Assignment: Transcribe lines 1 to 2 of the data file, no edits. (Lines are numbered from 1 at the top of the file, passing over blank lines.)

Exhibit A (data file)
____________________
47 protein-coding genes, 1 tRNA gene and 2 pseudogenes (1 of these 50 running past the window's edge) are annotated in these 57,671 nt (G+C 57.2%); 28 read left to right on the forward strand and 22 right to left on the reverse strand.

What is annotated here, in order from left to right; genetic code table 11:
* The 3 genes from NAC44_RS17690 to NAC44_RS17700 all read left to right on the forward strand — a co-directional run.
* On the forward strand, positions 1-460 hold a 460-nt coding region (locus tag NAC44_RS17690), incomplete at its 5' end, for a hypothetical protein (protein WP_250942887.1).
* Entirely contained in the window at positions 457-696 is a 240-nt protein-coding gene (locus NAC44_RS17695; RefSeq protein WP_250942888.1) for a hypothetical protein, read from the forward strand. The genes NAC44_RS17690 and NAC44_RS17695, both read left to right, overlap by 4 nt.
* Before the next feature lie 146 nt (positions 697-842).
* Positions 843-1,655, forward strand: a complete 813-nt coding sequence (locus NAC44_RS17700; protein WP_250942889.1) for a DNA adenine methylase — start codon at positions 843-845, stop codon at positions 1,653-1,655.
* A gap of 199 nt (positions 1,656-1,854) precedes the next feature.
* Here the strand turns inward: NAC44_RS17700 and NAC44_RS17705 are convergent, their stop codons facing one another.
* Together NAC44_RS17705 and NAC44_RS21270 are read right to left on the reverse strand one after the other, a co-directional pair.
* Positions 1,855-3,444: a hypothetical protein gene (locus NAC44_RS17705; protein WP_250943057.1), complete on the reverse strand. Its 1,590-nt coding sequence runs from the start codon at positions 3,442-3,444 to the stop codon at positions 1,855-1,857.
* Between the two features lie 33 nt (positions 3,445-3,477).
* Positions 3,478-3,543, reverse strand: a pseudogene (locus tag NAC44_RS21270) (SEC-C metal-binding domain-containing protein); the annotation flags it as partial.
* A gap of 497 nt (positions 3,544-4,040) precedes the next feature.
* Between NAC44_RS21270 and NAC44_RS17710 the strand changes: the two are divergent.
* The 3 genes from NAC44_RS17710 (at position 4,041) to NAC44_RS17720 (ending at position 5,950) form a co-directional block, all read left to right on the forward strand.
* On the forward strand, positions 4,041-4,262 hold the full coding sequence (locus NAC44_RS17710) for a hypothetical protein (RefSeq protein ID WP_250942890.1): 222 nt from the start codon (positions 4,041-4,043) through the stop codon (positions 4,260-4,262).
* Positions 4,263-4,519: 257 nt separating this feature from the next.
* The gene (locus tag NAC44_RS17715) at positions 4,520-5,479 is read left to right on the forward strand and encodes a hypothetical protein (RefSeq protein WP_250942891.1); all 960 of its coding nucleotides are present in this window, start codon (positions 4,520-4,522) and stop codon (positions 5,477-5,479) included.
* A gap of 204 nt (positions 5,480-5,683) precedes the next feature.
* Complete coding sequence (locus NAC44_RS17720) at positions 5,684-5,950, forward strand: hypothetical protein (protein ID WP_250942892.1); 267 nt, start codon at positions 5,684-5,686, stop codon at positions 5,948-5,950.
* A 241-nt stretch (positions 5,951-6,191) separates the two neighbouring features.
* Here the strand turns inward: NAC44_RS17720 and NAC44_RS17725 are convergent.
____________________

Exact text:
47 protein-coding genes, 1 tRNA gene and 2 pseudogenes (1 of these 50 running past the window's edge) are annotated in these 57,671 nt (G+C 57.2%); 28 read left to right on the forward strand and 22 right to left on the reverse strand.

What is annotated here, in order from left to right; genetic code table 11: